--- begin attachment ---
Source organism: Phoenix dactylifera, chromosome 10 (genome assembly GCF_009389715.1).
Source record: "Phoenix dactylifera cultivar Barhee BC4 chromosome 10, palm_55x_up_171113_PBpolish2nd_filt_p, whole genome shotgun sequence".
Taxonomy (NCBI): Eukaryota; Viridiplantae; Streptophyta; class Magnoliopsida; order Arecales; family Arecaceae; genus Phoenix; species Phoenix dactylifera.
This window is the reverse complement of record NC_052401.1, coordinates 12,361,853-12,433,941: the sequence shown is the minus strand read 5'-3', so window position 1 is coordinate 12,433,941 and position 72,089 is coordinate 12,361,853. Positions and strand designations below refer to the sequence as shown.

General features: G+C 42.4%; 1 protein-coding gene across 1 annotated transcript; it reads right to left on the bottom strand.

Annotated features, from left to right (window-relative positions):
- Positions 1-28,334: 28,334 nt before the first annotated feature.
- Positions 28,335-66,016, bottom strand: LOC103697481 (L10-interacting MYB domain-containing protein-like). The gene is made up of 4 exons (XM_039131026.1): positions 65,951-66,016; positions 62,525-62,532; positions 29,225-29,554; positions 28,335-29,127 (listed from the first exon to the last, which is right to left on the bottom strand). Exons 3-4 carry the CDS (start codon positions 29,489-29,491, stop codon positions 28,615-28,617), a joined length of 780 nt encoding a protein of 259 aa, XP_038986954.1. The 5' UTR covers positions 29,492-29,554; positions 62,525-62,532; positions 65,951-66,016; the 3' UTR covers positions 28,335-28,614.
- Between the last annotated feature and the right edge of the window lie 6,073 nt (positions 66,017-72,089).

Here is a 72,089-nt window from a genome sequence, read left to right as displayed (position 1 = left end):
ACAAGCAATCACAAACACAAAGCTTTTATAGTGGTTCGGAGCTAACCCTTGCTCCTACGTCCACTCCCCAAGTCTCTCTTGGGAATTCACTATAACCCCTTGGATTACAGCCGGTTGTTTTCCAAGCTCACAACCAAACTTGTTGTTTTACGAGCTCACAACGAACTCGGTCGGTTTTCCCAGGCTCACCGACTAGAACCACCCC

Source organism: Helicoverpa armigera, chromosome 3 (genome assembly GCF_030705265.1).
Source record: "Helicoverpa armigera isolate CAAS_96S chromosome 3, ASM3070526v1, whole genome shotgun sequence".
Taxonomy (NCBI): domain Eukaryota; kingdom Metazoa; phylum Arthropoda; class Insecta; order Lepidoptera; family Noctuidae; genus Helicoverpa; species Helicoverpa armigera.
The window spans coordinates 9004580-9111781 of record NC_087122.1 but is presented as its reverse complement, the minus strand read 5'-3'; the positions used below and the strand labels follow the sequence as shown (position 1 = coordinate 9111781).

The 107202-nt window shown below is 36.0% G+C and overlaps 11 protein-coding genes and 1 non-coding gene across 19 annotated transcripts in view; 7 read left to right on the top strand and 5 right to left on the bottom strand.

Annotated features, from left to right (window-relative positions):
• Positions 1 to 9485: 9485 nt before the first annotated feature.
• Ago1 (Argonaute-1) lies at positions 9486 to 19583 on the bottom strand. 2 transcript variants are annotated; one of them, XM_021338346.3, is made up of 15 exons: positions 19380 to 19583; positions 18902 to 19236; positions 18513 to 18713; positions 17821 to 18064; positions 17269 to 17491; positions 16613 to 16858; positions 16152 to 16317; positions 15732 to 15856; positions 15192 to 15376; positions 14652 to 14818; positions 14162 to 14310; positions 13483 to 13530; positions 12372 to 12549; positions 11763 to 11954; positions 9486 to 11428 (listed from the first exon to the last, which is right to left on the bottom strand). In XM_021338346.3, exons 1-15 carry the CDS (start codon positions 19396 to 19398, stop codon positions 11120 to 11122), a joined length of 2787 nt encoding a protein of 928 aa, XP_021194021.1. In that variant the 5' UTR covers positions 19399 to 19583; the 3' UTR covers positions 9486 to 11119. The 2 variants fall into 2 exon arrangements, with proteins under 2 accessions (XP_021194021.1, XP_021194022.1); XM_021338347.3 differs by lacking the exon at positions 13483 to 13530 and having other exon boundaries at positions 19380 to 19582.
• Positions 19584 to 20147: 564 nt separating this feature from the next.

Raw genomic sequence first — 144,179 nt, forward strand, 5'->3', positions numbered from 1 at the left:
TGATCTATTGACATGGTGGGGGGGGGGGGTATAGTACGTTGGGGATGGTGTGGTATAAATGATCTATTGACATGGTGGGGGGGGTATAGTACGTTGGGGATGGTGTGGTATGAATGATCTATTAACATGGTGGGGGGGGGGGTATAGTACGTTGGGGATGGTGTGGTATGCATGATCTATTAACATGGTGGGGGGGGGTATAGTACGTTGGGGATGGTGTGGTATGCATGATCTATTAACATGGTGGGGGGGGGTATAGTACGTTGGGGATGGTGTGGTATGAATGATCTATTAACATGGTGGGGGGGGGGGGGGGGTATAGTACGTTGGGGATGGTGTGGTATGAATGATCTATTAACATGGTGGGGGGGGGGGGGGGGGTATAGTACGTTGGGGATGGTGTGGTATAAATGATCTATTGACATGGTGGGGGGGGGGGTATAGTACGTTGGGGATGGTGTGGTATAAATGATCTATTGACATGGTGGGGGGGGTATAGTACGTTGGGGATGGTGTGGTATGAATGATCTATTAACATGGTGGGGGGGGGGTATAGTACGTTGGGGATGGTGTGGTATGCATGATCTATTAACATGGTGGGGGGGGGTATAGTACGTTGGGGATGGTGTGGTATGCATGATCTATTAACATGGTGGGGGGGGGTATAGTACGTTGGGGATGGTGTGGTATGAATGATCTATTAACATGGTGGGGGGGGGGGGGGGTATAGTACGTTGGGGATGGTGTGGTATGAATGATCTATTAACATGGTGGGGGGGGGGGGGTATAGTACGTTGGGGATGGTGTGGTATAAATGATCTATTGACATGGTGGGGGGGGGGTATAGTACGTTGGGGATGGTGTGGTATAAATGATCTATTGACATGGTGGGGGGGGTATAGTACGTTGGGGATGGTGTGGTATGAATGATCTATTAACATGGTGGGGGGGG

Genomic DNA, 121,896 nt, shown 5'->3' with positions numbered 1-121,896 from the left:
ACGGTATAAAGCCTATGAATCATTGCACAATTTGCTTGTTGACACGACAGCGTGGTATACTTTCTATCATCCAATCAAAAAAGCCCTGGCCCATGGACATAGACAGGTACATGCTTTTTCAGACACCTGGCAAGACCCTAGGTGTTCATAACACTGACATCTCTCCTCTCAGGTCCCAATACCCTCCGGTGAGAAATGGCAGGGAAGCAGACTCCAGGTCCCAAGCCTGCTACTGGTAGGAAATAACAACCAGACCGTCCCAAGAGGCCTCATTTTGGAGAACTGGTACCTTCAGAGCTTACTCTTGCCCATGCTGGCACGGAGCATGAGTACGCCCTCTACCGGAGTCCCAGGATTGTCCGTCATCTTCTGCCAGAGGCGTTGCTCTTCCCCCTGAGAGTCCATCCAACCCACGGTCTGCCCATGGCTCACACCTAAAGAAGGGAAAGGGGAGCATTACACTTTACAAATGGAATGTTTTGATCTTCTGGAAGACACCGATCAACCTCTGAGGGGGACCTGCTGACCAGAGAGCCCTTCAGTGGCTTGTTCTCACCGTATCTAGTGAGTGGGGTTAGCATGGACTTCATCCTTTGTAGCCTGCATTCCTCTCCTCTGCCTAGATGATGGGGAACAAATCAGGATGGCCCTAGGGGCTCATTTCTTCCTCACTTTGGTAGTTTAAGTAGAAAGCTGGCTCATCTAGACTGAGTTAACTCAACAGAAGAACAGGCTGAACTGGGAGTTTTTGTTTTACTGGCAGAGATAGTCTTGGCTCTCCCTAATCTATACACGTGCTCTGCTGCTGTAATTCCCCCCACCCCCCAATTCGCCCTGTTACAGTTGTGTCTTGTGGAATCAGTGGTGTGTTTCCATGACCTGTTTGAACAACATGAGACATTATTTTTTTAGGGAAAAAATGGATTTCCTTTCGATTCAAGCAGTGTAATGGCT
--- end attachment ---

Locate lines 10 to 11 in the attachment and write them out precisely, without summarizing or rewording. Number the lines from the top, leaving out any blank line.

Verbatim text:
Here is a 72,089-nt window from a genome sequence, read left to right as displayed (position 1 = left end):
ACAAGCAATCACAAACACAAAGCTTTTATAGTGGTTCGGAGCTAACCCTTGCTCCTACGTCCACTCCCCAAGTCTCTCTTGGGAATTCACTATAACCCCTTGGATTACAGCCGGTTGTTTTCCAAGCTCACAACCAAACTTGTTGTTTTACGAGCTCACAACGAACTCGGTCGGTTTTCCCAGGCTCACCGACTAGAACCACCCC